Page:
In pictures: Tel Aviv's African migrants - In Pictures - Al Jazeera English
The Israeli government has in recent weeks started rounding up hundreds of migrants for eventual deportation. A first batch of 127 people from South Sudan (out of some 1,500) were flown home last Sunday after they had agreed to return for a free plane ticket and 1,000 euros ($1,250).
But in a hectic political climate, the Binyamin Netanyahu-led coalition government is tasked with processing some 10,000 other Africans from countries that would accept deportees under legal agreements, like Ivory Coast, Ghana and Nigeria. Some migrants from these countries have already been arrested in the current sweep.
Yet the biggest challenge by far is dealing with the estimated 50,000 "infiltrators" from Eritrea (around 40,000) and Sudan (mostly from Darfur) - who cannot under international law be sent home due to the risk of persecution. Those from Sudan could face the long arm of the law for fleeing a war-torn region for Israel, an enemy state.
And the Eritreans, though their government has relations with Israel, would reportedly face jail time for having evaded military service - despite the fact that most of them are economic migrants. Some contend that they deserve political asylum for having escaped a repressive regime in Asmara.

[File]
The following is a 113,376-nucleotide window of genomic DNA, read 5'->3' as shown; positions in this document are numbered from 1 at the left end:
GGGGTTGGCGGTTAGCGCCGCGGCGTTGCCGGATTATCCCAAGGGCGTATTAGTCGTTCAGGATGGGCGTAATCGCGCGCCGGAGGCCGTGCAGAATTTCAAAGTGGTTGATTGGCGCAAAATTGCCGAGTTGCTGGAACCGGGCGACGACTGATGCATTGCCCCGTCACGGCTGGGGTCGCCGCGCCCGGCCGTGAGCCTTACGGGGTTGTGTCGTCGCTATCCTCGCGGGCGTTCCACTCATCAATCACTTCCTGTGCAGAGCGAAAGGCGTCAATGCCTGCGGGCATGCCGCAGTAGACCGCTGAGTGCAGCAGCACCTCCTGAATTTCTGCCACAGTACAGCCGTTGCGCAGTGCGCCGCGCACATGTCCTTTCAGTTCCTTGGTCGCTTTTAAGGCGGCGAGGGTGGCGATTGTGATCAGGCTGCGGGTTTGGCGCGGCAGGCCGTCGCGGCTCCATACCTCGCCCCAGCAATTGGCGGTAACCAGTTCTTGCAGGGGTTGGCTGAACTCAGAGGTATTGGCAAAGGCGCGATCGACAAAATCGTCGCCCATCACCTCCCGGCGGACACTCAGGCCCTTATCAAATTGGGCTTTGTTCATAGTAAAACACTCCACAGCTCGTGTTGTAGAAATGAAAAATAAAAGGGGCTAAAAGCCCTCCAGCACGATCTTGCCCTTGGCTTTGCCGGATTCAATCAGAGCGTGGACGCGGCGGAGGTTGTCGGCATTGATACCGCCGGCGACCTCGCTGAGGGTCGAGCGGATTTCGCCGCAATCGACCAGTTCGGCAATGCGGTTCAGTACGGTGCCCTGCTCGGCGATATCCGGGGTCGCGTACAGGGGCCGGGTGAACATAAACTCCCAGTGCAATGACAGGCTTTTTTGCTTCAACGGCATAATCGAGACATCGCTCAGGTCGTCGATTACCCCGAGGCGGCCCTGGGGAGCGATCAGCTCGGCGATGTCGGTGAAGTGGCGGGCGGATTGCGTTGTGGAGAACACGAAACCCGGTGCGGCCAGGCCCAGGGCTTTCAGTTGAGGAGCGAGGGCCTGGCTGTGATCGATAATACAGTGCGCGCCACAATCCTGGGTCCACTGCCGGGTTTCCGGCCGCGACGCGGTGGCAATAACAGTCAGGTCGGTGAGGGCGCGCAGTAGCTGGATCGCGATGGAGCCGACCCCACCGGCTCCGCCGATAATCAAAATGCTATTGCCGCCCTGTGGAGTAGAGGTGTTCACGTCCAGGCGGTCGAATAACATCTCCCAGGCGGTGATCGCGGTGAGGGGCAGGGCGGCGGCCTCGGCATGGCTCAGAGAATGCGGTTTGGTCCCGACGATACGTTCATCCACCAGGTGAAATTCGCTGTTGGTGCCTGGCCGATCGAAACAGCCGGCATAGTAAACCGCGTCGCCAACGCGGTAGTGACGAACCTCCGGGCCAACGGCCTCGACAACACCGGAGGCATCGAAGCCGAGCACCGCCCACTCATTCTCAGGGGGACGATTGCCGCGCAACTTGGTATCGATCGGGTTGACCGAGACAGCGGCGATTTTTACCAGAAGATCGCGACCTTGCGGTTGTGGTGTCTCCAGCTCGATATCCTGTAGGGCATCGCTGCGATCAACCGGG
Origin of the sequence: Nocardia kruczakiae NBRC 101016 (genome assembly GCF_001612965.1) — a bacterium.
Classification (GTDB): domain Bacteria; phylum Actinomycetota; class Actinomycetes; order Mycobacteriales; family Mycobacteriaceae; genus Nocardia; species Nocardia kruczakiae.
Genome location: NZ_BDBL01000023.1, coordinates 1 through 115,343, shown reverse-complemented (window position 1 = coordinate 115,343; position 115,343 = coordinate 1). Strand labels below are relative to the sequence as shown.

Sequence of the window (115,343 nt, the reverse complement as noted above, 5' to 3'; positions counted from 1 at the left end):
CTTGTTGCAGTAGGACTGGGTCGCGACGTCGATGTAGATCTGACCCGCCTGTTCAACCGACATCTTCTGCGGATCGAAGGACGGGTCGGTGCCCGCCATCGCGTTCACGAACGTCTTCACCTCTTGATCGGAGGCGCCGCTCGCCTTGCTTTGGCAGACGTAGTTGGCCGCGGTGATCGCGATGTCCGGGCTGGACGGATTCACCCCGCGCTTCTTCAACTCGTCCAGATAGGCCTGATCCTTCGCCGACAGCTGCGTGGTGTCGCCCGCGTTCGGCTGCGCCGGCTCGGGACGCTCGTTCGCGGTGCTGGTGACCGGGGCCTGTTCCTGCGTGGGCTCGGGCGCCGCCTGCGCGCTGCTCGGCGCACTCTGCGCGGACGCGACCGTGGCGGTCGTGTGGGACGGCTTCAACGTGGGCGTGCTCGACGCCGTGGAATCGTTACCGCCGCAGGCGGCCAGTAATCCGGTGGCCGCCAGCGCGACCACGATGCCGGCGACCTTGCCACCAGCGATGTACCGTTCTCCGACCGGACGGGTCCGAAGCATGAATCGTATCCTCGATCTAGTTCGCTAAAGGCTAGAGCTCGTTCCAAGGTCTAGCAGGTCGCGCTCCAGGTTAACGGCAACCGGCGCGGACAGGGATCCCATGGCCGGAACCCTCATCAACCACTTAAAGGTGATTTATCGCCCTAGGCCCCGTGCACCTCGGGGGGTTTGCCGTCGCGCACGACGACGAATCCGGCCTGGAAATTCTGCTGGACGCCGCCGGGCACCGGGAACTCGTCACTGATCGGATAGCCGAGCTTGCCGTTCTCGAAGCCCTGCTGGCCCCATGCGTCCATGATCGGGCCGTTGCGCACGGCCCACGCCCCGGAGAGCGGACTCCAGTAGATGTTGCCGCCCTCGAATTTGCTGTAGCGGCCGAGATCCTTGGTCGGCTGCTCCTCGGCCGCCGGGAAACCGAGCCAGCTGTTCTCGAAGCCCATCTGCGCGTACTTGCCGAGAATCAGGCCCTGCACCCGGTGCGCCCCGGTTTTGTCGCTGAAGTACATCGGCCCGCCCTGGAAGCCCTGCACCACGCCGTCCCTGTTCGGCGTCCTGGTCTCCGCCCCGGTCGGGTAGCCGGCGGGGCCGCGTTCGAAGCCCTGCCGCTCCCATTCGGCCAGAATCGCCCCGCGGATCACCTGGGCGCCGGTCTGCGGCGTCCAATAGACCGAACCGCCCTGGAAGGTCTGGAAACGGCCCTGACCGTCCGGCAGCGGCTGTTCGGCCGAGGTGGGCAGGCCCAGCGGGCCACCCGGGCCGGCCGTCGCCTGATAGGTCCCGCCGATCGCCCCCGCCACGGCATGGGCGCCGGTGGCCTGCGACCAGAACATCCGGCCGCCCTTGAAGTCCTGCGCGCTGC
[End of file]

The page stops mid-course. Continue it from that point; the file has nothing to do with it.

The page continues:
The Israeli government is about halfway through construction of a long fence along the Egyptian border in Sinai to prevent the migrants from entering at the tail end of the Bedouin smuggling routes. With several thousand streaming in each month, the government has even suggested the possibility of another fence along the Jordanian border to keep out those who cross the Gulf of Aqaba.
The current plan is to host tens of thousands of migrants in tent cities at several detention facilities, mostly in the desert near Eilat, where many migrants enter the country and where many currently reside. The bulk of African migrants live around South Tel Aviv, in poor areas of the coastal city near the central bus station - neighbourhoods like Hatikva, Shapira and Yad Eliyahu.
Migrants typically are registered with three-month permits which do not legally allow them to work, even though most are involved through a tacit loophole in low-skilled labour - construction, food sector and domestic work.
Political opposition to the migrants has been most vocal from the Israeli right, from figures such as Eli Yishai, Danny Danon and Miri Regev, who notoriously labelled the Africans a "cancer". The threat has been framed in terms of a perceived increase in criminal acts such as rape, public health concerns and the demographic risk posed by foreigners who are not of Jewish background.
The migrants are mostly impoverished and have put a significant strain on resources in certain urban areas of Israel. But many have opened up thriving small businesses that cater largely to members of their communities - internet cafes, ethnic eateries and hair salons.
While the diverse black African immigrant population is lumped together by political rhetoric, the predominantly Christian and Tigriniya-speaking Eritreans do not always get along with the Arabic-speaking and Muslim Sudanese from Darfur. But Israel is geopolitically aligned with Darfur, since there is common cause against Khartoum.
Generally, while Israel is not interested in providing for this population in the long term, especially given rising racial tensions, there are vocal migrant advocacy groups such as Hotline for Migrant Workers and African Refugee Development Center.